The 20 genes included in the assay were: TOX3, SLC11A2, FAM36A/COX20, LIMCH1, RAB15, AVL9, PCMTD2, PTHLH, DPP4, PCDHGA10, MT1E, MAP4K4, SLC16A1, BST2, MMP14, IFI27, NCLN, HLA G, RRBP1 and ICAM1. The Taqman assays were chosen based on the Affimetrix probes used by Smith et al [9] and were selected by best coverage and exon spanning. First, the qRT-PCR of the 20 genes was optimized using cell line RNA (TCCSUP) and pooled FFPE derived tumor RNA by dilution series and calibration lines per gene. Then, all FFPE tumor samples (H&E slides) were centrally reviewed to select areas that contained at least 70% tumor cells. Of these tumor cell areas, a 2.2-mm core biopsy was taken (Beecher Instruments®, Silver Spring, MD, USA). The core was deparaffinized and RNA was isolated by High Pure FFPE RNA Micro Kit (Roche Applied Science®, Mannheim, Germany) according to the manufacturer’s protocol. The RNA concentration was measured using the Qubit RNA Assay (Invitrogen, Ltd, Paisley UK). Next, total RNA was reverse transcribed and cDNA was synthesized using a pool of 22 Gene Expression Taqman assays (20 genes + 2 housekeeping genes). The assay was done in two replicates for all samples. Then, 2 μl of the cDNA was pre-amplified using Pooled Gene Expression TaqMan assays and TaqMan PreAmp Master Mix (Applied Biosystems, Foster City, USA). Amplification was done in 15 cycles of 15 seconds at 95°C and 4 minutes at 60°C each. Pre-amplification was then followed by denaturation of 10 minutes at 99.9°C. Quantitative qRT-PCR was done in duplicate using the 7500 FAST Real Time PCR System (Applied Biosystems, Foster City, USA) including the preAmp cDNA, TaqMan Universal Master MIX II and single Gene Expression TaqMan assays (both Applied Biosystems, Foster City, USA). For normalization purposes, the housekeeping genes HPRT, ACTB and a plate control (T24 bladder cancer cell line RNA) was also included in the assay [11]. Two patient samples were run per plate, see for the plate design S1 Fig. The qRT-PCR was done under the following conditions: 10 minutes at 95°C, 40 cycles of 15 seconds at 95°C and 1 minute at 60°C. The threshold for determining the Ct value was set at 0.05. Since the amplification efficiency of the different assays was good, the comparative delta Ct method was used to quantify the gene expression levels.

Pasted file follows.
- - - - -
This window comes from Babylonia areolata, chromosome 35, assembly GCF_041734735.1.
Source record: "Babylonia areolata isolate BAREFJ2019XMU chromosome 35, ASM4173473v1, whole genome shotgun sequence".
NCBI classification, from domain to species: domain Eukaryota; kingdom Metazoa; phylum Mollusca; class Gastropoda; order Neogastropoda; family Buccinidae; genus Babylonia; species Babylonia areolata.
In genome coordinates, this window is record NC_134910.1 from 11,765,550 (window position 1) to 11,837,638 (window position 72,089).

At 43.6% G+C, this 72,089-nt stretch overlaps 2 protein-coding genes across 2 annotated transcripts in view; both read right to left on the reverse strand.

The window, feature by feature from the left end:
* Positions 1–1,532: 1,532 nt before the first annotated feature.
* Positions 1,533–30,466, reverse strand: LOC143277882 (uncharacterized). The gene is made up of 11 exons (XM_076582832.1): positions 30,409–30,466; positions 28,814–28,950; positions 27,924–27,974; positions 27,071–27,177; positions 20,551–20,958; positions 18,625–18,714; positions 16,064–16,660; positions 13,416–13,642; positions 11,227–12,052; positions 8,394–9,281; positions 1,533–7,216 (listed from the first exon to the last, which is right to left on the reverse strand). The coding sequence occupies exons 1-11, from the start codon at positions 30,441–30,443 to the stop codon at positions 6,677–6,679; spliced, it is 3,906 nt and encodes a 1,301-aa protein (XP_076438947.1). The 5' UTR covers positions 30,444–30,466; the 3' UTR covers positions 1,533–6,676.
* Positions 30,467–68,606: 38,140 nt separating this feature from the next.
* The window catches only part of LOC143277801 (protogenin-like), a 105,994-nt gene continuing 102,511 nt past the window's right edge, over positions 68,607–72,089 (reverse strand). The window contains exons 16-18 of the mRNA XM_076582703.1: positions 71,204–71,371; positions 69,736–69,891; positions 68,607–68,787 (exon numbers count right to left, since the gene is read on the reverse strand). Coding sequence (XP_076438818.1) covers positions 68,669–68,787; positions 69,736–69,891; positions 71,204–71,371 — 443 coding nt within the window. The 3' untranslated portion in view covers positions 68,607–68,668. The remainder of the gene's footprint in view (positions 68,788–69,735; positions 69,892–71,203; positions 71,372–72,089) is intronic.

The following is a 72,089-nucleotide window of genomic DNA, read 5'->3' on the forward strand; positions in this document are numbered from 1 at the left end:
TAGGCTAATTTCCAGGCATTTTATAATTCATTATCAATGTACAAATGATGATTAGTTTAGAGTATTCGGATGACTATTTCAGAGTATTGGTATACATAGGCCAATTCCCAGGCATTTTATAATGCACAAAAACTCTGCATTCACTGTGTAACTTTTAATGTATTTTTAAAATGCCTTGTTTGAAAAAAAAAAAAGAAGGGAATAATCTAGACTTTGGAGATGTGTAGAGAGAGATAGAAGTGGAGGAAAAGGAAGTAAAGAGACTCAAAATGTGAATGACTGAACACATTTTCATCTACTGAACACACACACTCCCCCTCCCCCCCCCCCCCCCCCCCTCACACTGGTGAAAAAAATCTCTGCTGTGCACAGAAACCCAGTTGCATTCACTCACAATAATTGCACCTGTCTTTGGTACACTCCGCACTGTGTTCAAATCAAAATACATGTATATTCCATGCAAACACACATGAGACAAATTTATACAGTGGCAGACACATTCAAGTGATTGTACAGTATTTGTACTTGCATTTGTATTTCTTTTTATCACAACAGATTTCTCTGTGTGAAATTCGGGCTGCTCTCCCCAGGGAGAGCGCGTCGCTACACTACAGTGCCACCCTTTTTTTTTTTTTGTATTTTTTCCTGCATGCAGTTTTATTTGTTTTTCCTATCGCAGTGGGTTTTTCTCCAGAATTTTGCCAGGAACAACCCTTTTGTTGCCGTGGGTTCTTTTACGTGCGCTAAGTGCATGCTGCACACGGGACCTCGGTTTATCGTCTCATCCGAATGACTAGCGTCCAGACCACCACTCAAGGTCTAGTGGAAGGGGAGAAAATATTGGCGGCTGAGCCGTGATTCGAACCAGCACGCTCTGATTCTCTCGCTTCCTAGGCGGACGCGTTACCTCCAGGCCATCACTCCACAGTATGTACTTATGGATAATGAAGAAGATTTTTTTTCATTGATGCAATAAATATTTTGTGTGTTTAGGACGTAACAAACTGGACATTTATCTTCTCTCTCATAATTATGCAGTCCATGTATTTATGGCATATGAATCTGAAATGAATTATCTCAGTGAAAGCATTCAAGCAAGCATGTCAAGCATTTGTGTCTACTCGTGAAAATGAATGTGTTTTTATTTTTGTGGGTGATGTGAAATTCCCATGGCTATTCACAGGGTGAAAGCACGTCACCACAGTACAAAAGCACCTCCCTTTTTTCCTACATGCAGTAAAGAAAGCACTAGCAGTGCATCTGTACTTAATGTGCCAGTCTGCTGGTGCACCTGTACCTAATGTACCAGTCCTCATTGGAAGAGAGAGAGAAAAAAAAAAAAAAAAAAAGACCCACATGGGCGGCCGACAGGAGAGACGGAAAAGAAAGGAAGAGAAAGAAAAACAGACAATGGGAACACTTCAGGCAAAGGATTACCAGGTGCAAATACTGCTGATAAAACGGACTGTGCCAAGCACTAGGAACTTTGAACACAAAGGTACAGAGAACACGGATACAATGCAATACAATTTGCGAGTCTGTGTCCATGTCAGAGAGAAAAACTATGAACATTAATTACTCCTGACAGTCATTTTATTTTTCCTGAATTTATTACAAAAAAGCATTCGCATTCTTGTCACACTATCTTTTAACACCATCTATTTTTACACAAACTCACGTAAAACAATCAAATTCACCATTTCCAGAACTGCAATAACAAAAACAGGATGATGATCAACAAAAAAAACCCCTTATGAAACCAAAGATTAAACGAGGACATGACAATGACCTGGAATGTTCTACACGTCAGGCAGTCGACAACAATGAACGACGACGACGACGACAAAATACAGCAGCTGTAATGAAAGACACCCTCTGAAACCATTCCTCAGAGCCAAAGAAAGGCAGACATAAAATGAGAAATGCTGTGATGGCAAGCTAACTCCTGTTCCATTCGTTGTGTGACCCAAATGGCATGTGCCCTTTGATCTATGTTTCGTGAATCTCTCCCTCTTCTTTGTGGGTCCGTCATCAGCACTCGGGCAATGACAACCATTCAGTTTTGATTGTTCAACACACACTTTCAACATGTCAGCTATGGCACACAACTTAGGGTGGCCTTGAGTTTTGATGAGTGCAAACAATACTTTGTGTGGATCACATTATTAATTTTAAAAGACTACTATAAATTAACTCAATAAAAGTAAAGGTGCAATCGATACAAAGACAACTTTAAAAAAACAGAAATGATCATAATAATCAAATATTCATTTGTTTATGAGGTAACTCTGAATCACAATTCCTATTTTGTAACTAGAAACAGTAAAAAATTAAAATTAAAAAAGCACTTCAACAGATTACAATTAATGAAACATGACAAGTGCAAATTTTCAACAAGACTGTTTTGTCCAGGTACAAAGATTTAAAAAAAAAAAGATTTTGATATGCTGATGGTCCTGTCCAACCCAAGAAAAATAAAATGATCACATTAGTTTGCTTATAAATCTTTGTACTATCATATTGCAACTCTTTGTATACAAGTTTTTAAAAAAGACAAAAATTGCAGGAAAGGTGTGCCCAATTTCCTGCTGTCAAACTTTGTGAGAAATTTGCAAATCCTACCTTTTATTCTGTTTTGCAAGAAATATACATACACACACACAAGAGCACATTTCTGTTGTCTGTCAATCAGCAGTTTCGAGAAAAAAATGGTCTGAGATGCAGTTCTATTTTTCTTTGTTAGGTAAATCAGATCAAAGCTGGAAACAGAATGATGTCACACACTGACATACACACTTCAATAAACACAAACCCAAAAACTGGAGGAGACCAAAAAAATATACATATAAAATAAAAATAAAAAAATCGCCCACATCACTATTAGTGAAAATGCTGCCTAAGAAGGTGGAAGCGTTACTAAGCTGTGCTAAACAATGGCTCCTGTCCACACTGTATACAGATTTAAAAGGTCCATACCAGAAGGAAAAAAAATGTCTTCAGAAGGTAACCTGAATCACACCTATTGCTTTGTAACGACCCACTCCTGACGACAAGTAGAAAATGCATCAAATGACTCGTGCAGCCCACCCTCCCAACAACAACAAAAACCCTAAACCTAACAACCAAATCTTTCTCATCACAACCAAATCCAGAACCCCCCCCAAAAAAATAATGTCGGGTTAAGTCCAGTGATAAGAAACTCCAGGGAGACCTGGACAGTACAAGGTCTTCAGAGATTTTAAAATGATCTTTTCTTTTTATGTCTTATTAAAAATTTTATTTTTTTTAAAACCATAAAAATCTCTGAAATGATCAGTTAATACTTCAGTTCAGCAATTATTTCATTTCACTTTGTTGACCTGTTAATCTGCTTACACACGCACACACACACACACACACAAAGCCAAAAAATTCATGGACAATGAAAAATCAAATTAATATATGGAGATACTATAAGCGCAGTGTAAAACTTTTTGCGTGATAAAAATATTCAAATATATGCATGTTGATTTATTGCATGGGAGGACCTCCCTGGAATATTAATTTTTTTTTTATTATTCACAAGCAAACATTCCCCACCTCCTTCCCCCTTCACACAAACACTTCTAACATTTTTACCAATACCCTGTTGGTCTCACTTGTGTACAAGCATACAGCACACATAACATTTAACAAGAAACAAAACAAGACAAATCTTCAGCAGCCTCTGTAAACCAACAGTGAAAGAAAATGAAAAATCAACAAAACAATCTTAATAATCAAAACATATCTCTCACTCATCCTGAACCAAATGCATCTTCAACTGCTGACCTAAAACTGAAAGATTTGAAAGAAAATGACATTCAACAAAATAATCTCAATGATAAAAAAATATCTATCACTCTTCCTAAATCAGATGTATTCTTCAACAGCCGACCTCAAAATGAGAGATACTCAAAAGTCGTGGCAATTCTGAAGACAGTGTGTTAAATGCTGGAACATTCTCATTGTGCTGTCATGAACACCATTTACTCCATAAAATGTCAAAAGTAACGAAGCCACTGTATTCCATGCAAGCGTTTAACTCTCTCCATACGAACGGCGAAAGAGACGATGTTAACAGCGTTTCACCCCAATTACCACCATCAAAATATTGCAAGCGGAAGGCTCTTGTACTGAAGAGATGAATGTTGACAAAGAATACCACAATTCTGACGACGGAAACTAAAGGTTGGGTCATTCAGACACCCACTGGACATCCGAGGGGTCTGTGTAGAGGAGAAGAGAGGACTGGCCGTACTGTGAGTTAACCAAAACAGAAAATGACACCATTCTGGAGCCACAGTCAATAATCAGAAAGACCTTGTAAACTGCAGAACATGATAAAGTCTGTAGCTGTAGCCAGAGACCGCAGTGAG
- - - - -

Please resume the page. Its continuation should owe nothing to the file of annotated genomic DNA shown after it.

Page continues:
RNA expression data analysis

The qPCR data were analyzed and visualized using the R/Bioconductor package HtqPCR version 1.26.0 [12]. Sample data were split according to the qPCR plate design. A qPCR value was set to its replicated Ct-value if the qPCR result was undetermined. However, if both replicated Ct-values were undetermined both Ct-values were set to 35 and were marked as undetermined. The qPCR data were set as unreliable if the Ct value was outside a confidence interval of 95% within each transcript. Samples were discarded if the housekeeping genes ACTB and HPRT had two or more data points that were undetermined or unreliable.

Correlation plots were generated using the Pearson’s product-moment correlation coefficient values (r) and the subsequent hierarchical clustering was employed through complete linkage using the 1-r distances. Since ACTB expression analysis was the highest expressed gene and had the least missing values, all assays were normalized over the average ACTB Ct-value resulting in a ΔCt-value. Overall, the gene expression analysis was robust within each patient as depicted by the plots of the duplicate samples per patient (S2 Fig).